Balneotherapy


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The following article is from The Great Soviet Encyclopedia (1979). It might be outdated or ideologically biased.

Balneotherapy

 

external treatment of the human body with mineral waters. Some authors sometimes erroneously include in balneotherapy mud therapy, sea baths, and bathing in estuaries and in the natural brine of salt lakes (brine baths). Mineral waters affect the body by means of temperature, chemical composition, and hydrostatic pressure. In addition, nerve receptors are subject to stimulation by gases (CO2, H2S, and NO2) and radioactive substances (radon) that reach the blood through the skin, mucous membranes, and respiratory passages. Mineral waters are used in baths to treat diseases of the cardiovascular system and other internal organs, of the nervous system, of the organs of motion and support, and of the skin. Contraindications for balneotherapy are blood circulation disturbances more serious than those of the first or second stage, the acute stages of infectious diseases, malignant tumors, the active stage of tuberculosis, cirrhoses of the liver, chronic kidney disease, the acute stages of blood diseases, and severe general cachexia.

REFERENCES

Osnovy kurortologii, vol. 2. Edited by V. A. Aleksandrov. Moscow, 1959. Pages 60–113.
Osnovy kurortologii, vol. 3. Moscow, 1958. Pages 11–202.

L. G. GOL’DFAIL

The Great Soviet Encyclopedia, 3rd Edition (1970-1979). © 2010 The Gale Group, Inc. All rights reserved.
References in periodicals archive ?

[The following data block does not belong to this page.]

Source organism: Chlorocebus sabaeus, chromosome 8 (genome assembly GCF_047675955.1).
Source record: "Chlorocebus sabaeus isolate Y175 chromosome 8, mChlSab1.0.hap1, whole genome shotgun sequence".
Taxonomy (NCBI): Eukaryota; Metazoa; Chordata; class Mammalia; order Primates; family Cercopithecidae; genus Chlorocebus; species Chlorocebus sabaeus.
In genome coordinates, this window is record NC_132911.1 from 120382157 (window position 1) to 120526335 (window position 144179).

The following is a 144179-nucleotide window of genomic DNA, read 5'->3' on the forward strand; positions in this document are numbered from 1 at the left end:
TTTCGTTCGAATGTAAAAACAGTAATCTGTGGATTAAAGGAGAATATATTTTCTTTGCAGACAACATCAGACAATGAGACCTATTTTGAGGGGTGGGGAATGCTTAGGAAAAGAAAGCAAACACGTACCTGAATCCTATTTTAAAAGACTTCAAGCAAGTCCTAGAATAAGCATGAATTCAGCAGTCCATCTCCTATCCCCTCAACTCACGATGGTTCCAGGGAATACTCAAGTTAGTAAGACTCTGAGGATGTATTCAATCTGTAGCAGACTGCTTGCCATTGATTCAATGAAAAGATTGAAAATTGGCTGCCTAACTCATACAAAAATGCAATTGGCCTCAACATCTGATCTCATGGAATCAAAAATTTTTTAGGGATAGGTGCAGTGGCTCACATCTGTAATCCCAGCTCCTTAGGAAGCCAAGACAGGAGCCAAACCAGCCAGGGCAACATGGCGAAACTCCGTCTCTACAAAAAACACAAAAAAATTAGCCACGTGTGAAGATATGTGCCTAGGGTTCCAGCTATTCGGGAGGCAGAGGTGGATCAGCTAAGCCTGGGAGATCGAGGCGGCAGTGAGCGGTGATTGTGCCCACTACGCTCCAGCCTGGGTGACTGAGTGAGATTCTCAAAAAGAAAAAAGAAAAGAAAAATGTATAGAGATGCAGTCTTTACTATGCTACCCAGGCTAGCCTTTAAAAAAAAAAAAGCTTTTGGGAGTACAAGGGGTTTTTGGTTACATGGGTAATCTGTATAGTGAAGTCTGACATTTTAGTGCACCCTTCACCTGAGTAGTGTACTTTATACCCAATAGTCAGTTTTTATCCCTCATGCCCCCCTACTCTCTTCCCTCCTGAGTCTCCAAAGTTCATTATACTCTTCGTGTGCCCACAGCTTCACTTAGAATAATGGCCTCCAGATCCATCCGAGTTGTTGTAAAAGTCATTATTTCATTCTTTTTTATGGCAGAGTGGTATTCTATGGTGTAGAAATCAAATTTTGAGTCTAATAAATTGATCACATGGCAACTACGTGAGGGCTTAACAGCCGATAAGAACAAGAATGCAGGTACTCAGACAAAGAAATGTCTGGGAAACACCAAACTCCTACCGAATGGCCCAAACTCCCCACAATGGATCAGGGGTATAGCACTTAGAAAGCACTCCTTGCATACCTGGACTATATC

The recommended non-pharmacological treatment approaches include spa therapies such as balneotherapy and/or mud therapy, exercise, physical therapy, massage, acupuncture, homeopathy, diet, and behavioral therapies.
The efficacy of balneotherapy and mud-pack therapy in patients with knee osteoarthritis.
Health practitioners suggest adapting balneotherapy's benefits to home use by running a hot bath and adding bath salts, essential oils, or even--in the tradition of Sebastian Kniepp, a nineteenth-century German priest considered the father of naturopathy--fresh herbs such as rosemary.
Effectiveness of balneotherapy in chronic low back pain-a randomized single-blind controlled follow-up study.
Hydrotherapy, balneotherapy, and spa treatment pain management.
[9.] Yurkuran M, Celiktas M A randomized, controlled trial of balneotherapy in the treatment of patients with primary fibromyalgia syndrome.
According to the data available so far, balneotherapy using thermal-mineral waters and peloids has proved to be an effective remedy for lower back pain and knee and hand osteoarthritis [23-26].
Some patients may benefit from conservative treatments such as rest, exercise, physical therapy (PT), and balneotherapy (BT).
Objective: In this study, we aimed to evaluate the treatment satisfaction in patients who received both balneotherapy and physical therapy modalities compared to that in patients who received standard physical therapy alone.
In the past years 30 articles were published in the PUBMED, Scopus or Web of Science about the role of balneotherapy in Hungary.
Balneotherapy refers simply to soaking in warm natural spring water (at least 68 [degrees]F/20 [degrees]C and usually about 93 [degrees] F/34 [degrees] C) that contains at least 1 gram of mineral per liter, according to a literature review by M.